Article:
It’s been reported for months that the FBI used the dossier in the investigation and initial FISA warrant application in October 2016, and that Steele’s work could be traced back to Democratic funding. But the memo largely elides two key facts. One is that Page had well-established contacts with Russian intelligence figures long before he joined the Trump campaign, making the choice to surveil him less random than it seems. The other is that the Russia investigation actually began well before Steele contacted the FBI or the FISA application targeting Page was drafted. Federal investigators started probing the Trump campaign’s contacts with Russia in May 2016 after an Australian diplomat told them about troubling conversations he had with George Papadopoulos, the Trump foreign-policy staffer who signed a plea deal with Mueller last fall.

Only in the memo’s final paragraph do its authors acknowledge that Papadopoulos’s loose lips sparked the FBI probe. They also note that information from Papadopoulos also made its way into the FISA application targeting Page, but don’t explain further. Instead, the memo pivots to the texts between FBI agents Peter Strzok and Lisa Page, a frequent topic of chatter in conservative media. Trump-aligned outlets often describe their conversations as evidence of an internal FBI conspiracy against the president. But the Wall Street Journal reviewed more than 7,000 text messages between them and reported on Friday that it found “no evidence of a conspiracy against Mr. Trump.”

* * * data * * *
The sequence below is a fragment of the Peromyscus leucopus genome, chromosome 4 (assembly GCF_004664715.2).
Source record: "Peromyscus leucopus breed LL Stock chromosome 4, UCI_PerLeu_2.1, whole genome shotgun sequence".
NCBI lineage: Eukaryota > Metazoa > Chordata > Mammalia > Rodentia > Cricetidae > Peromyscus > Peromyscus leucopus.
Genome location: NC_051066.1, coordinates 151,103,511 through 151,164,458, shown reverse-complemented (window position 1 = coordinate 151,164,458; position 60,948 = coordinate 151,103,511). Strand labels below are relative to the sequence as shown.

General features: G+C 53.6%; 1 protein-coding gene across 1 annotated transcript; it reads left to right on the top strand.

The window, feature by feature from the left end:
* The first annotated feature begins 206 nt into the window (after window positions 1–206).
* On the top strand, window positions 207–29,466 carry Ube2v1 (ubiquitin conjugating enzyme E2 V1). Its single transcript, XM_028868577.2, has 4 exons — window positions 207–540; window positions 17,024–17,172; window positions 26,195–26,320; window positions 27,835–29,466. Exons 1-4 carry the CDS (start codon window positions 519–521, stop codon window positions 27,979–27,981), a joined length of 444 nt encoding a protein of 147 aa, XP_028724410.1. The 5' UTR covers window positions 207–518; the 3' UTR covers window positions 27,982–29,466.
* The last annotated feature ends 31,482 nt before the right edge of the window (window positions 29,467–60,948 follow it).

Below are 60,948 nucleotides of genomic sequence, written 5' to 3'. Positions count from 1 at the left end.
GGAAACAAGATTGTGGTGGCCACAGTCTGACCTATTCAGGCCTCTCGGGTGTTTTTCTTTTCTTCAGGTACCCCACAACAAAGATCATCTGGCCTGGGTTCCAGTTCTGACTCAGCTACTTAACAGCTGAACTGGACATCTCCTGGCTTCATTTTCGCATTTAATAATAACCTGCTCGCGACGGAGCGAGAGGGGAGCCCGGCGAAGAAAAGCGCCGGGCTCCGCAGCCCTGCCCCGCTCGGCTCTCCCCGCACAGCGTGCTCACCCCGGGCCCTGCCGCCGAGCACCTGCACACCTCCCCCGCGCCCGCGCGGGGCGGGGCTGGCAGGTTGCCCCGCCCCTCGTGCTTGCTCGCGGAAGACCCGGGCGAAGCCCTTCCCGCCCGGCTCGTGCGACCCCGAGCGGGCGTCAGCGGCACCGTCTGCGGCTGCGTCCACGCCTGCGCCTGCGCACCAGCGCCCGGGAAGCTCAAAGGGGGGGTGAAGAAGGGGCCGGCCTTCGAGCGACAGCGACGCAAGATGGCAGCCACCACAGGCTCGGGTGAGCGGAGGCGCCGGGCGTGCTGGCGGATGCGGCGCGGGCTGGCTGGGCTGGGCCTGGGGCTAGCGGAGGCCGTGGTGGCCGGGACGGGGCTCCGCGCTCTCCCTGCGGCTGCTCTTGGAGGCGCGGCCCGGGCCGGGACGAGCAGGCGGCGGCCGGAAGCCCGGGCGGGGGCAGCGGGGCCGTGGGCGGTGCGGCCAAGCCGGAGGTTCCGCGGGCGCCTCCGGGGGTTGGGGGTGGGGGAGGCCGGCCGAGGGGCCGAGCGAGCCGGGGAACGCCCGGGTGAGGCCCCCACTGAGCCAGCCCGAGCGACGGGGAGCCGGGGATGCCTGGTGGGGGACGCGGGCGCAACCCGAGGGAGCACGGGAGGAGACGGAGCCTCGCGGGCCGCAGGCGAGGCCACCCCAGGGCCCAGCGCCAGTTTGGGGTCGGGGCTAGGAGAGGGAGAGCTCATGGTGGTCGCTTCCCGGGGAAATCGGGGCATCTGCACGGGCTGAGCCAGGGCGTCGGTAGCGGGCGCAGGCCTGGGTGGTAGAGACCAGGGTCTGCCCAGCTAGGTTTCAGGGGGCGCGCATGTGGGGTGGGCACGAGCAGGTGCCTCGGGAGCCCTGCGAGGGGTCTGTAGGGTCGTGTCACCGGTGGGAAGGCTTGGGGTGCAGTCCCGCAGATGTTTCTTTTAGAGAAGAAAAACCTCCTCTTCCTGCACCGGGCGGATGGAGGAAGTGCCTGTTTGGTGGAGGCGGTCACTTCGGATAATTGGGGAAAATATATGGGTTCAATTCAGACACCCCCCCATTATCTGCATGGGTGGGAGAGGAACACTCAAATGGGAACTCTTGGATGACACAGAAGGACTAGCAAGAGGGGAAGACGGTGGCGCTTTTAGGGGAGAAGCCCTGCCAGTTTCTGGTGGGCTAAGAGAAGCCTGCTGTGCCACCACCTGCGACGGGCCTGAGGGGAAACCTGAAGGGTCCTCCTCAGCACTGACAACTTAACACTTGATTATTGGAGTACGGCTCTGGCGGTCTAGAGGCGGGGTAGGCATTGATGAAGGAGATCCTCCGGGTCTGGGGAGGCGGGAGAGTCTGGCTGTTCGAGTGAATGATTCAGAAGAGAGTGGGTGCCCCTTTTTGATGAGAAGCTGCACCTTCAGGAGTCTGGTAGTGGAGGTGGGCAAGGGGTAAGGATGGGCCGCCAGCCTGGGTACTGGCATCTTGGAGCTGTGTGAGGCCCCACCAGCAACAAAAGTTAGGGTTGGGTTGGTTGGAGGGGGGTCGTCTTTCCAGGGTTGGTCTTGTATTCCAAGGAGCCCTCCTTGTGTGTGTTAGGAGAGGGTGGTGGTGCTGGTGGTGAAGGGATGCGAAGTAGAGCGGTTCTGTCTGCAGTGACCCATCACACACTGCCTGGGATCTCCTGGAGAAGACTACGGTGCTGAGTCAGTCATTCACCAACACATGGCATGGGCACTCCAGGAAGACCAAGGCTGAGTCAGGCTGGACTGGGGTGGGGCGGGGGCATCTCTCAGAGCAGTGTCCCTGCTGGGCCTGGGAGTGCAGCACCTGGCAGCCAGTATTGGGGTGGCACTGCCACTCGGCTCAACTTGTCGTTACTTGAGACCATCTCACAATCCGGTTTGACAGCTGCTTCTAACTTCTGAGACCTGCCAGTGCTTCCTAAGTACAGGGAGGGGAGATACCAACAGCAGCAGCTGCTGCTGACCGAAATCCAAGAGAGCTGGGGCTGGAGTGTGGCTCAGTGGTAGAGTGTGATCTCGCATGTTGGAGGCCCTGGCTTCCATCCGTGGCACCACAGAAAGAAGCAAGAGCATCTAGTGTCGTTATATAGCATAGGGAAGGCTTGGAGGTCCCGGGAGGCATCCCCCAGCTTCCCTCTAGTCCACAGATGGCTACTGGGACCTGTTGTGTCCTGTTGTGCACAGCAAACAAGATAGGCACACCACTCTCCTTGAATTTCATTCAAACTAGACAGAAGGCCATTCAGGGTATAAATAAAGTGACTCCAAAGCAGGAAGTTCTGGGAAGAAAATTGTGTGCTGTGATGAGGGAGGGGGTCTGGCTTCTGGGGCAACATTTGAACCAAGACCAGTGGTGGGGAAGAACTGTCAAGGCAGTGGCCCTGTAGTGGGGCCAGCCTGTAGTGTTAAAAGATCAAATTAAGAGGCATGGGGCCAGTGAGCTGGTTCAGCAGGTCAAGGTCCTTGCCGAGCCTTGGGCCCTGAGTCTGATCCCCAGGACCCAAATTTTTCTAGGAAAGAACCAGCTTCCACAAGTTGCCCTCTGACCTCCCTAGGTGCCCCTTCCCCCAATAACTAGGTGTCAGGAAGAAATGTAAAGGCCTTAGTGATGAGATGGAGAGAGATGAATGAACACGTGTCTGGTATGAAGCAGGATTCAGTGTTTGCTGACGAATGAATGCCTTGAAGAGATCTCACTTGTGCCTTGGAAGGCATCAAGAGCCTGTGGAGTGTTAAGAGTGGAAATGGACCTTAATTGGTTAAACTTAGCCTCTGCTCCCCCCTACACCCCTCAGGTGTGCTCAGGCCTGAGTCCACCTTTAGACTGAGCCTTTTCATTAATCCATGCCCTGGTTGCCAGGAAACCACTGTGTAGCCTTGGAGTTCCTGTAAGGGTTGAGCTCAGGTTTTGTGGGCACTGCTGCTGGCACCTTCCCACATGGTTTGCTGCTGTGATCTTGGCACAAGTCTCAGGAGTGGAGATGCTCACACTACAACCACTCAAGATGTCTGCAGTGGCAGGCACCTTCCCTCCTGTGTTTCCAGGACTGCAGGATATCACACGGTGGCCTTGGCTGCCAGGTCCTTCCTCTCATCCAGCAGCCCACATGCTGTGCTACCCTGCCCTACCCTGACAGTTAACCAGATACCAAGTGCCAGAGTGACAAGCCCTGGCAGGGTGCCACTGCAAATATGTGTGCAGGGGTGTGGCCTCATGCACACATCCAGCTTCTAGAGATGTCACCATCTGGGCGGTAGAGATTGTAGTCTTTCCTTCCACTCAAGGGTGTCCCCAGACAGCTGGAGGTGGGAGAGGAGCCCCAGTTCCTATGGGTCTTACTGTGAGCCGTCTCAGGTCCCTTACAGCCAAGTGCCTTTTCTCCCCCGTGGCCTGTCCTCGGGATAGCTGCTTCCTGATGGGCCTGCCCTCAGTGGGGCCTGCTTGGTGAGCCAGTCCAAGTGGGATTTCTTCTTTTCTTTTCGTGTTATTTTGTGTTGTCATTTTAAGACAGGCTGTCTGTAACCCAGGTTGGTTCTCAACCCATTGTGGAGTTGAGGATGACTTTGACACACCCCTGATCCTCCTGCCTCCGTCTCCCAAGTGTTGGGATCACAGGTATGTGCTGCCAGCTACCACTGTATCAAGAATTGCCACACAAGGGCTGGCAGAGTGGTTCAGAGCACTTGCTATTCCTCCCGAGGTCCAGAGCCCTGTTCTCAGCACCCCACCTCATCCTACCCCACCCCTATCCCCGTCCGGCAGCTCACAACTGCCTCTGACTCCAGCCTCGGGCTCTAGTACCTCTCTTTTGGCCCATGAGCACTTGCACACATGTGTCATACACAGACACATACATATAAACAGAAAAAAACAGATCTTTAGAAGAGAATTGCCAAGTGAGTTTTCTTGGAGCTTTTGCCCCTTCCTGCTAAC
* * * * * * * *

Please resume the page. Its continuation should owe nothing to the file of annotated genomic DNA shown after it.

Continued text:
The memo then tries to criticize the FBI for relying upon a Yahoo News article by Michael Isikoff about Page’s July 2016 trip to Moscow in its FISA application. According to the memo, the article doesn’t corroborate the dossier because Steele was a source for both of them. “Steele’s numerous encounters with the media violated the cardinal rule of source handling—maintaining confidentiality—and demonstrated that Steele had become a less than reliable source for the FBI,” the memo says.

But the memo refutes its own implications. There’s no indication that the FBI knew Steele was Isikoff’s source or that he had been talking to reporters at all when it submitted the FISA application on October 21, 2016. In fact, the memo says the FBI didn’t break off ties with Steele until after a Mother Jones article revealed his contacts with the bureau on October 31—ten days after the FISA application was filed. The memo goes on to claim Steele “improperly concealed from and lied to the FBI about those contacts,” which would hardly be the FBI’s fault.